You Can Have What You Want

You Can Have What You Want

The Union Path Podcast

"You Can Have What You Want"


You can have what you want. No seriously, no really, you can actually have what you want. Do you know that? Do you hear that and say, yeah, I know, of course, or do you hear that and say, I don't think so. No, that doesn't sound right. Does that feel in some way of fantasy? Does that feel some way of trick? Does that feel, some way is shiny lure that you've bitten onto in the past only to be reeled in to be a part of what someone else wants to be a part of someone else's plans to be a part of getting what someone else wants at the expense of what you want. I think this is an important thing to ponder. I think this is an important thing to realize, to know, do I actually believe that I can have what I want because the ramifications of this awareness are multifaceted.

Touch all sorts of things in our life, affect and impact our life in so many ways. Yet it sounds simple. In fact, it might sound silly. And maybe I'm just speaking for myself, but it seems like one of the lessons of adult life is to let go of what you want. That's too selfish. That's too self centered.

That's too short sighted. That's too silly. That's too childish. But if we don't embrace what we want, We'll simply find ourselves being a part of what someone else wants. Desire is inescapable. Desire fuels and animates our entire world. It's the whole reason why we do things. Because we want to, ultimately.

And of course we can have different reasons why we want to do things and those reasons can shift over time and When that shift happens, we can find ourselves doing different things but ultimately we do what we want because we want to we do what we do because we want to so if Desire was what's driving us in some way We can look at our behavior and look at everything we do and realize that we're doing that because we want to Perhaps it's not as cut and dry as that.

Perhaps we're doing things because we actually want to keep something from happening. We want to avoid something that our want is actually negative. That we're trying to negate some sort of circumstance and make something else happen instead. That we're working to live through the rebound of our choices, sort of indirectly, through the void, through the vacuum, through the space.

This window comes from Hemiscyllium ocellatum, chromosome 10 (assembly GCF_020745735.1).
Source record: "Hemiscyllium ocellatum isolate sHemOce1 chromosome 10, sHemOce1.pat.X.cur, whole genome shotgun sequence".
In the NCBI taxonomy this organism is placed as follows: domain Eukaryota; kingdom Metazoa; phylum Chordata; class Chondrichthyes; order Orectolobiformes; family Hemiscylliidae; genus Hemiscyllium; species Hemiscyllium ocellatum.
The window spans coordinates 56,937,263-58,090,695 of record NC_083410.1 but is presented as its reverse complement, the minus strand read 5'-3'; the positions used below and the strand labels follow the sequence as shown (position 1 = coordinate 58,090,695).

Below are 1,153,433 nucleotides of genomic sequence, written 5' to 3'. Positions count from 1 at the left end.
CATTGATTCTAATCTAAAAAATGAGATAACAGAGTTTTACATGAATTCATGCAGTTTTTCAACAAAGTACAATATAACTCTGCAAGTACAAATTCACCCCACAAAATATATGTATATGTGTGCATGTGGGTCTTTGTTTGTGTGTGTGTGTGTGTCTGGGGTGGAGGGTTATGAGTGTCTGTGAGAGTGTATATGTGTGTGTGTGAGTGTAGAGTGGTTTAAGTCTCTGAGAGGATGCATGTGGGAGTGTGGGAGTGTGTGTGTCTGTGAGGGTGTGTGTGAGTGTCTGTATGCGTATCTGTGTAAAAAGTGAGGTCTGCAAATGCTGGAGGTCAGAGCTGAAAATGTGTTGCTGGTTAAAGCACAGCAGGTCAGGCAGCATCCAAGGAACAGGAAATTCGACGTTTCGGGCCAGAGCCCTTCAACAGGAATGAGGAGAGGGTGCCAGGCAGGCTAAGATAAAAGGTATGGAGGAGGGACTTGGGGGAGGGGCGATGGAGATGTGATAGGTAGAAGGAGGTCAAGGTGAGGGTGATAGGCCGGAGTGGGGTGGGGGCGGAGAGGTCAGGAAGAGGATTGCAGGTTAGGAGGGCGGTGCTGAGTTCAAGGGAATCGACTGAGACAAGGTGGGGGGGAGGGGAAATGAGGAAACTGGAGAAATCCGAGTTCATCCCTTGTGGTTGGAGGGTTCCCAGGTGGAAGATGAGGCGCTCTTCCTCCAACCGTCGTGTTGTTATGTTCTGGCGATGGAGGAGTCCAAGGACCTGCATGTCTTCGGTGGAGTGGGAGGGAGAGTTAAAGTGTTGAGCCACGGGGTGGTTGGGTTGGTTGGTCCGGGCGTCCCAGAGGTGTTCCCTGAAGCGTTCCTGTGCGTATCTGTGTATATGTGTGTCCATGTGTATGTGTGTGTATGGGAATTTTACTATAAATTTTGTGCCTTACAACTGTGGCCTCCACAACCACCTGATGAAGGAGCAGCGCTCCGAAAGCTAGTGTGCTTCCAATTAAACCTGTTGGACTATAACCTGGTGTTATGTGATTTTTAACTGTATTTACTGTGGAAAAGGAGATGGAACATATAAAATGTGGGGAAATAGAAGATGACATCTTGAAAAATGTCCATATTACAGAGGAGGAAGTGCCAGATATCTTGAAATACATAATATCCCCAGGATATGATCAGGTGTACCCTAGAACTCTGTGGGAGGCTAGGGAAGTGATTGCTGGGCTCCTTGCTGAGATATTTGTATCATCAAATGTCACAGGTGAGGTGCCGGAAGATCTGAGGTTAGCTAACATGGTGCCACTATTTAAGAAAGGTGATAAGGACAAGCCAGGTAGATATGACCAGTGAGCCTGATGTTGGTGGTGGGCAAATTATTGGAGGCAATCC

That our choice is great. But regardless, I think it's hard to make the argument that we do anything for any reason other than we want to. Perhaps... It's as simple as we do something just because we want to experience it, just because we want it in our life, that we have a deep attraction to it, we have a deep desire to it.

It seems delicious and alluring and wonderful, or just seems like something we'd like to participate in, or like to do, so we do it. Other times we do something. Because we're trying to avoid something else. Other times we do something because indirectly we're trying to get some other need met, some other appetite satiated.

We're doing something out of fear. We're doing something out of insecurity. We're doing something out of some belief that we can't actually have what we want, at least directly. We have to find our way to it indirectly that someone or something else has to give it to us. That we're not entitled and equipped to both ask and pursue and experience what we actually want.

But when we look at what we do, when we look at why we do what we do, when we look at it through the prism, through the lens of we do what we want, a lot of times those wants are influenced, are products of our beliefs. Again, especially if we're doing something indirectly. Especially if we're trying to give to get, or especially if we're trying to have someone else give us the thing that, for whatever reason, we feel reticent or reluctant to ask for or pursue ourselves.

We can see that these behaviors are fed out of beliefs, out of beliefs about ourselves. And more importantly, our beliefs about our desires themselves, our beliefs about what's actually possible, what we actually deserve, what's actually right and what's actually wrong, what's actually good, what's actually bad.

Of course, beliefs matter. Beliefs are real. Just in the same way as desire matters and desire is real. But what matters is when we look at our own alignment with our own beliefs, with our own desires. It's important to ask ourselves, are we pursuing what we actually want? Are we going for what we actually want?

Are we expressing what we actually want? Are we being who and what we really are? And if we're not, then it's important to look at our beliefs around what we want. Do we actually believe we can have what we want? Because if we don't, we can find all sorts of ways. We can find myriad examples of all the ways we've compromised, all the ways we've moved away from what we actually want, all the ways we've subjugated our true desires, our passions, our wanting, our attraction, our own aliveness, our own feeling.

For some reason, and why this is important, this is my opinion, but it's also been my experience, is that our desires matter. What we want, what we truly want, deep down within ourselves, these desires matter. These desires are important because these desires are a reflection of who we actually are. And the deeper we go within ourselves, the deeper more heart and soul felt these desires are, the more of a reflection of who we really are, they are.